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Book Review, NRJ 61.1

February 15, 2016 12:00 PM | David Eddy (Administrator)

Patroons & Periaguas: Enslaved Watermen and Watercraft of the Lowcountry

Lynn B. Harris

Small watercraft, especially logboats, make wonderful subjects for models (Irwin Schuster’s recent presentations in the Nautical Research Journal illustrate this well). They are simple to build, their size allows for construction at a large scale, and, above all, they are readily identifiable within their cultures.

Dr. Harris’s new book is a splendid illustration of the interconnection between material culture—in the form of working watercraft in South Carolina—and the societies that generate it. It is a fascinating combination of archaeological reportage, watercraft documentation, traditional historical documentary research, and iconographic presentation woven together to reveal a totally absorbing account of the complexities of South Carolina’s lowcountry society in the era of slavery.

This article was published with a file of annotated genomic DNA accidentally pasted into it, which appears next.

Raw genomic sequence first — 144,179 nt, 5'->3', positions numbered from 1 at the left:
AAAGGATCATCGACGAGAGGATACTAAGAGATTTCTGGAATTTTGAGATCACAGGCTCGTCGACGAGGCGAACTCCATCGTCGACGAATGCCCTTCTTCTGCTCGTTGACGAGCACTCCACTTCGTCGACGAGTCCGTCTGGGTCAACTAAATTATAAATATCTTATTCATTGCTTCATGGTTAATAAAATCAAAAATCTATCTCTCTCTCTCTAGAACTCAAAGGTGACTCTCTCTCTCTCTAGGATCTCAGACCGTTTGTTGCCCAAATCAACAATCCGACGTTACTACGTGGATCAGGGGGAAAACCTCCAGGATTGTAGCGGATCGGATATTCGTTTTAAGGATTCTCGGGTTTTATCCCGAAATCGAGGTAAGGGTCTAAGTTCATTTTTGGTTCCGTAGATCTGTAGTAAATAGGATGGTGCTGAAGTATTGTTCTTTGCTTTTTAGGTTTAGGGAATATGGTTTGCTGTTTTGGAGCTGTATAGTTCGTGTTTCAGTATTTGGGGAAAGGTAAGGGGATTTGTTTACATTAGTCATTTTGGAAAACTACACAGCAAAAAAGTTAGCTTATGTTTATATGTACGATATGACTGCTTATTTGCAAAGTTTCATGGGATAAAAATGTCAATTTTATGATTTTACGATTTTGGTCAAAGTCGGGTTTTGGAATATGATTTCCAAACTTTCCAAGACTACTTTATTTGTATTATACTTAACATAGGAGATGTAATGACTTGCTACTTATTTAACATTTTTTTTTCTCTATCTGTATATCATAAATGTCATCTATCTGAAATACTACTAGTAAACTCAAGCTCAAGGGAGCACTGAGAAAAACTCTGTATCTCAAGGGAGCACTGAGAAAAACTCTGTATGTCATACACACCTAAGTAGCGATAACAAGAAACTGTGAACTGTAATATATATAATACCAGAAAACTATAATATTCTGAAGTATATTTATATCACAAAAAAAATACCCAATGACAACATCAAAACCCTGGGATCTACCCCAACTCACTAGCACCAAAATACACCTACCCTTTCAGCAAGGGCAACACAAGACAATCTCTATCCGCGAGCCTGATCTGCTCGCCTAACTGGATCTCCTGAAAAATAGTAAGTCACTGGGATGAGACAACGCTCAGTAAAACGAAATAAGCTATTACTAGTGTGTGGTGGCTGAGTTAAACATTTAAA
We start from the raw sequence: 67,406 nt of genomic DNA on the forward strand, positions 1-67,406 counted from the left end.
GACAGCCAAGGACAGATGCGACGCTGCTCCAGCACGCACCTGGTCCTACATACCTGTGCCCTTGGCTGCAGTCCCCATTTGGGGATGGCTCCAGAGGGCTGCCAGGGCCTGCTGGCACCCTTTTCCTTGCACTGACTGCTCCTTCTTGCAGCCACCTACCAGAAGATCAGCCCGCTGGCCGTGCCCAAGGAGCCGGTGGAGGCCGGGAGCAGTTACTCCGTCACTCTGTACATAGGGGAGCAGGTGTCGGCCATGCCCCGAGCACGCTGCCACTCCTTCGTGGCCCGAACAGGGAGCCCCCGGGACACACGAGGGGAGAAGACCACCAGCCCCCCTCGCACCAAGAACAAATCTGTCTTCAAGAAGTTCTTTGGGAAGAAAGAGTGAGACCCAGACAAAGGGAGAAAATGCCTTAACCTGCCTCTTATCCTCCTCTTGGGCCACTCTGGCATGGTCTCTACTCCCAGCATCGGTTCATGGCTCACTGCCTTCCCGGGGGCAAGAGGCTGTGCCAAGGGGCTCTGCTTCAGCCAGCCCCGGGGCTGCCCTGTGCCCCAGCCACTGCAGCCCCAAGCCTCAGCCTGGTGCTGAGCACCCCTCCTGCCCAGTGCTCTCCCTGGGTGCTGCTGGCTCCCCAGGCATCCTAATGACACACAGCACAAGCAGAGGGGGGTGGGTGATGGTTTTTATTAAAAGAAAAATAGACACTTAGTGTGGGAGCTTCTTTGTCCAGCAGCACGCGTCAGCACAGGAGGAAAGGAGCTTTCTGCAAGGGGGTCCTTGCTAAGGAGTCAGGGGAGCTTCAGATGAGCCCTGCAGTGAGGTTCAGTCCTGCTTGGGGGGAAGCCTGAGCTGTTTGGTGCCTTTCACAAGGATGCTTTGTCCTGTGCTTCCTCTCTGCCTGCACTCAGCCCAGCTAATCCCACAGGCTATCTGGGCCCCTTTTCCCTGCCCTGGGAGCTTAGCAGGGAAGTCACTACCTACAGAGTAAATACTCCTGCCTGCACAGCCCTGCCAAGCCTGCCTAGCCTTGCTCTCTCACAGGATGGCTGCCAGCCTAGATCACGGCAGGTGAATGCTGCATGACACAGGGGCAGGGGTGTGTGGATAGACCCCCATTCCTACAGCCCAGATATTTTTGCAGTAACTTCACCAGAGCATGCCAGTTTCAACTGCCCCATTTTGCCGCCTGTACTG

A remarkable feature of this book is the author’s ability to go beyond the traditional historical approach by including a substantial body of very personal narratives from the enslaved watermen of the period. This lends her story a powerful immediacy that is utterly compelling and engaging, and is unusual.

Overall, this is a most impressive work. It is occasionally obvious that Dr. Harris’s grasp of the nuances of nautical terminology (or perhaps that of her editor) is a little less than complete (for example, the stern sheets noted on page 97 have nothing to do with sails), but this is a minor point when compared to her achievement.

  • Columbia: University of South Carolina Press, 2014
  • 6-1/4” x 9-1/4”, hardcover, ix + 146 pages
  • Illustrations, notes, bibliography, index. $24.95
  • ISBN: 9781611173857

Reviewed by George Mason, Raleigh, North Carolina

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